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Obituary and Tribute to J. F. Wo

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					Obituary of J. F. Worrell, 1951

St. Croix Courier
May 10/1951
Dr. J. F. Worrell Claimed by Death in St. Andrews. Photo. History of column.
         The death of Dr. James Frederick Worrell, dentist and a former mayor of SA, occurred at
this home on Montague Street in the early hours of Thursday, May 3, after a recurrence of an
old illness which had confined him to bed for several weeks.
         Dr. Worrell for many years past had written one of the most widely read features of The
Saint Croix Courier, a column of news and comment brightened by his keen sense of humor,
insight into human nature and broad knowledge of many fields of learning. His last column was
published March 8.
         A native of Charlotte county, he was a son of the late Robert and Martha (McCartney)
Worrell and received his education at the Charlotte County Grammar School here and the
Provincial Normal School in Fredericton. After graduating he taught in the public schools of the
Province for a number of years.
         Later he studied dentistry at the Baltimore College of Dental Surgery where he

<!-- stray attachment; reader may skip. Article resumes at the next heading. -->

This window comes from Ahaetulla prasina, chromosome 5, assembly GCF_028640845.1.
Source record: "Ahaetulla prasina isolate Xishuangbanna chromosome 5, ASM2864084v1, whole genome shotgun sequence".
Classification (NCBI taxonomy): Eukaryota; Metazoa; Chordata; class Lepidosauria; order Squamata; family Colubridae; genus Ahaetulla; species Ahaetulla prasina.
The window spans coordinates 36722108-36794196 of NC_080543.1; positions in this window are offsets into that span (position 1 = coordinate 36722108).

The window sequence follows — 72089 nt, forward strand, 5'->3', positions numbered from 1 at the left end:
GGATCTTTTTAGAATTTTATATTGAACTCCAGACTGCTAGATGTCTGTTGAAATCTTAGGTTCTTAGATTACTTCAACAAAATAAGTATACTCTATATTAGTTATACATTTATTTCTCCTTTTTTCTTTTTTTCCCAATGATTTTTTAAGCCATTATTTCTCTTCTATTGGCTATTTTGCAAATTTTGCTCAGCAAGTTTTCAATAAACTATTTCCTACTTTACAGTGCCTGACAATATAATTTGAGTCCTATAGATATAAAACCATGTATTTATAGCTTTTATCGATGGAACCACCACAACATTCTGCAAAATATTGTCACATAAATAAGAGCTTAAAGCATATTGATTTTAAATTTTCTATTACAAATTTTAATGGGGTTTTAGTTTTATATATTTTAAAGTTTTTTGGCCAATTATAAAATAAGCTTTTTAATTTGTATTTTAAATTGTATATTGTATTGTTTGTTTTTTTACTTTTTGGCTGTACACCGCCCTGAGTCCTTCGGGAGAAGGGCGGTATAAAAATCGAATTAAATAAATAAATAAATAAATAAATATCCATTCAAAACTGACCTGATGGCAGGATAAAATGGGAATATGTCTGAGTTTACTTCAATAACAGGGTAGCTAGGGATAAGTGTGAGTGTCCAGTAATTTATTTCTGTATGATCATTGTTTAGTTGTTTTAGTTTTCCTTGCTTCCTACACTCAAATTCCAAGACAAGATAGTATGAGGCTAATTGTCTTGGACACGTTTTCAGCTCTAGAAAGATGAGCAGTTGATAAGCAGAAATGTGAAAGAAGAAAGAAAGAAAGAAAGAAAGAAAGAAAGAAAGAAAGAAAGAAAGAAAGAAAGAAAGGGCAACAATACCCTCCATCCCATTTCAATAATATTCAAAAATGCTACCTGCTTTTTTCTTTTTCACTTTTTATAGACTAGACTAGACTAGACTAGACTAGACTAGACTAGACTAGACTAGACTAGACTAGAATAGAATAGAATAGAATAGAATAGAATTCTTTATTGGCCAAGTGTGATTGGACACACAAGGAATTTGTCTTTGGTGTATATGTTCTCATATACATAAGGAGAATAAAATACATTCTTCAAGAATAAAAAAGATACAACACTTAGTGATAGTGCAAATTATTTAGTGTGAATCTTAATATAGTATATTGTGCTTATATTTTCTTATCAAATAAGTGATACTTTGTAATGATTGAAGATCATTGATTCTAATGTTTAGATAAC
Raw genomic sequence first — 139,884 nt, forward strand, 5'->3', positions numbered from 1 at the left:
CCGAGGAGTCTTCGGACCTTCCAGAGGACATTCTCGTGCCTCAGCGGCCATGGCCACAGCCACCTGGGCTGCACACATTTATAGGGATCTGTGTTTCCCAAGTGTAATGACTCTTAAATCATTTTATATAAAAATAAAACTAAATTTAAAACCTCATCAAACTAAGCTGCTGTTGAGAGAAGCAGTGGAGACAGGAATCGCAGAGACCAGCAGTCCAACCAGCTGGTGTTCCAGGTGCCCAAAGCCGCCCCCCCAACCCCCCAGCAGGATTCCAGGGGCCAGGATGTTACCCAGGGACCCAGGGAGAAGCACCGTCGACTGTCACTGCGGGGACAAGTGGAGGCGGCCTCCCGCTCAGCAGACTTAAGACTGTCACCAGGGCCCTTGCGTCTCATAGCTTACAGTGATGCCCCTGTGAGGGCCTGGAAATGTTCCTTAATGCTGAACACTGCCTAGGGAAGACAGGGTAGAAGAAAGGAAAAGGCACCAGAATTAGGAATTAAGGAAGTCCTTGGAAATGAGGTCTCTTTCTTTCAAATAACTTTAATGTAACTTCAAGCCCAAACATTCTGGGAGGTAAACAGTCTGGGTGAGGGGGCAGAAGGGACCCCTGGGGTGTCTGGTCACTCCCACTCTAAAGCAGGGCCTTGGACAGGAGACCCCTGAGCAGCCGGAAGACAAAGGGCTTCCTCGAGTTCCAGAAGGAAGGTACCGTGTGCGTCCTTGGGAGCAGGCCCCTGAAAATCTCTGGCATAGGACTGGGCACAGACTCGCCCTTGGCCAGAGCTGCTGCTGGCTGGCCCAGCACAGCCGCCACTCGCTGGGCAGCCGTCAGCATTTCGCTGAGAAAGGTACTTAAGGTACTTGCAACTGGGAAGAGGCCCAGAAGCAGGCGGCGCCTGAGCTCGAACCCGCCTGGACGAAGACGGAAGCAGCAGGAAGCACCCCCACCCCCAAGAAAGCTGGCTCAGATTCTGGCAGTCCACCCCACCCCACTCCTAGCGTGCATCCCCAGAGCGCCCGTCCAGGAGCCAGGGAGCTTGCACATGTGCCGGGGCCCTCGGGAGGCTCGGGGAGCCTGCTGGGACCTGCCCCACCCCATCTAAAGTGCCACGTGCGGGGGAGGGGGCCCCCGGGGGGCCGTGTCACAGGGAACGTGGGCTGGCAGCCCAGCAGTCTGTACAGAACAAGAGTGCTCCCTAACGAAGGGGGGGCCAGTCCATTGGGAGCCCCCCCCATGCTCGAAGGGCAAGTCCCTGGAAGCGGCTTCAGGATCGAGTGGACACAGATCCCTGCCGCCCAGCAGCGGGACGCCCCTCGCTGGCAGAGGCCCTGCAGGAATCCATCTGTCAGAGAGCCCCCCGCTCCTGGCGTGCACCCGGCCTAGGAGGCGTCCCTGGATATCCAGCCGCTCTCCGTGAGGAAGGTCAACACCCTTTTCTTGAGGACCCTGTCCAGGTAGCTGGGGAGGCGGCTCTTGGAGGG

graduated with honors in 1909, and returning home opened practice in St. Andrews which he
had carried on for more than 40 years.
         Dr. Worrell was formerly a member of the St. Andrews Town Council and served for five
and one-half years as mayor, but there were few community interests in which he did not have a
hand. He was a member of St. marks’ Lodge, F &AM, vice-president of the Men’s Club, a
member and former officer of Wesley United Church, a leading spirit in the St. Andrews Band,
and active in the Knights of Pythias. He was in addition a sports enthusiast who played
basketball and other games when a youth and in later years became a keen follower of hockey
and baseball. Well versed in nature study, he loved the out-of-doors.
         No citizen could have been more enthusiastically loyal to the community and all its
activities; he loved SA, was proud of it, and was tireless in his efforts to promote what he
considered its best interests. Dr. Worrell is survived by his wife, formerly Miss Charlotte Hartt, a
daughter of the late T. A. Hartt of SA, a member of parliament for Charlotte County in past
years, and Mrs. Hartt; a son, Donald Worrell; a brother, Dr. S. A. Worrell, retired superintendent
of schools of Saint John ; and a granddaughter, Mary. An only sister, Mrs. R. D. Rigby, died in
1942. (desc of funeral service)

News Notes of St. Andrews
A Farewell Tribute to Dr. J. F. Worrell
[each section below is from a separate contributor]

In the early hours before the deawn of Thursday, May 3, while most of the world was sleeping,
there passed from the life of this community one whose place can never be filled.
        Dr. J. F. Worrell, more affectionatley known as “Doc,” and the author of Shiretown Items,
went quietly and peacefully to his eternal reward. Sincere sorrow was felt by the peope of St.